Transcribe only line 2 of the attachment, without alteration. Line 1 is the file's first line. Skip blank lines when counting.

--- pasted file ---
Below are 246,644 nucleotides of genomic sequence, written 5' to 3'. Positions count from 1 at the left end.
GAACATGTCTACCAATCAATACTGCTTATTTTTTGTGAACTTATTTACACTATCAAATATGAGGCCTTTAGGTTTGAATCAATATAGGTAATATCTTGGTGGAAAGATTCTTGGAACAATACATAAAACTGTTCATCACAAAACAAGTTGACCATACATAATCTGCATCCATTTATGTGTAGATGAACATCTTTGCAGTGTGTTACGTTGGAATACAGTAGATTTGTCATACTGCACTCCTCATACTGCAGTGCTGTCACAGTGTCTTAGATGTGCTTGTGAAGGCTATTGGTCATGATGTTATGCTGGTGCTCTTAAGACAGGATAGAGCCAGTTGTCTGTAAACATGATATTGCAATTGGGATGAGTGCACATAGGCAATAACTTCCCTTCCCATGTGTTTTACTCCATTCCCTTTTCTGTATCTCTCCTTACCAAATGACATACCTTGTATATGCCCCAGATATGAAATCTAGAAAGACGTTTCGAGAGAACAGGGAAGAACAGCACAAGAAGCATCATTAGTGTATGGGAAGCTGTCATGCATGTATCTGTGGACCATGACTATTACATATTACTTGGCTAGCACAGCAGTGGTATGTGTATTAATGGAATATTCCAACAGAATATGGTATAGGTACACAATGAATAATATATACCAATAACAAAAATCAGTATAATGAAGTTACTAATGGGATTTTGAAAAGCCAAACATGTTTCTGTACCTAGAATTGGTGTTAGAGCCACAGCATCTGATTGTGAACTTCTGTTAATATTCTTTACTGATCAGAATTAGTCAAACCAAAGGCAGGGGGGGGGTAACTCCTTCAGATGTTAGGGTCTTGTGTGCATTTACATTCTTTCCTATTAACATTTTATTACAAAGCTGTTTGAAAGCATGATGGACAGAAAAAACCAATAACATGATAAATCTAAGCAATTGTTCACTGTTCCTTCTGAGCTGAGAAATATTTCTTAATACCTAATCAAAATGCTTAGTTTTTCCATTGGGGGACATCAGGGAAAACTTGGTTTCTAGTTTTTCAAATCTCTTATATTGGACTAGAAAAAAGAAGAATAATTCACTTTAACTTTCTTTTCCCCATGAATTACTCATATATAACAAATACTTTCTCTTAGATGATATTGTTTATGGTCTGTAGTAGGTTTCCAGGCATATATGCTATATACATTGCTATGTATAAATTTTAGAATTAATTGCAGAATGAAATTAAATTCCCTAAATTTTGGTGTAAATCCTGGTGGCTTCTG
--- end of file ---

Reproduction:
GAACATGTCTACCAATCAATACTGCTTATTTTTTGTGAACTTATTTACACTATCAAATATGAGGCCTTTAGGTTTGAATCAATATAGGTAATATCTTGGTGGAAAGATTCTTGGAACAATACATAAAACTGTTCATCACAAAACAAGTTGACCATACATAATCTGCATCCATTTATGTGTAGATGAACATCTTTGCAGTGTGTTACGTTGGAATACAGTAGATTTGTCATACTGCACTCCTCATACTGCAGTGCTGTCACAGTGTCTTAGATGTGCTTGTGAAGGCTATTGGTCATGATGTTATGCTGGTGCTCTTAAGACAGGATAGAGCCAGTTGTCTGTAAACATGATATTGCAATTGGGATGAGTGCACATAGGCAATAACTTCCCTTCCCATGTGTTTTACTCCATTCCCTTTTCTGTATCTCTCCTTACCAAATGACATACCTTGTATATGCCCCAGATATGAAATCTAGAAAGACGTTTCGAGAGAACAGGGAAGAACAGCACAAGAAGCATCATTAGTGTATGGGAAGCTGTCATGCATGTATCTGTGGACCATGACTATTACATATTACTTGGCTAGCACAGCAGTGGTATGTGTATTAATGGAATATTCCAACAGAATATGGTATAGGTACACAATGAATAATATATACCAATAACAAAAATCAGTATAATGAAGTTACTAATGGGATTTTGAAAAGCCAAACATGTTTCTGTACCTAGAATTGGTGTTAGAGCCACAGCATCTGATTGTGAACTTCTGTTAATATTCTTTACTGATCAGAATTAGTCAAACCAAAGGCAGGGGGGGGGTAACTCCTTCAGATGTTAGGGTCTTGTGTGCATTTACATTCTTTCCTATTAACATTTTATTACAAAGCTGTTTGAAAGCATGATGGACAGAAAAAACCAATAACATGATAAATCTAAGCAATTGTTCACTGTTCCTTCTGAGCTGAGAAATATTTCTTAATACCTAATCAAAATGCTTAGTTTTTCCATTGGGGGACATCAGGGAAAACTTGGTTTCTAGTTTTTCAAATCTCTTATATTGGACTAGAAAAAAGAAGAATAATTCACTTTAACTTTCTTTTCCCCATGAATTACTCATATATAACAAATACTTTCTCTTAGATGATATTGTTTATGGTCTGTAGTAGGTTTCCAGGCATATATGCTATATACATTGCTATGTATAAATTTTAGAATTAATTGCAGAATGAAATTAAATTCCCTAAATTTTGGTGTAAATCCTGGTGGCTTCTG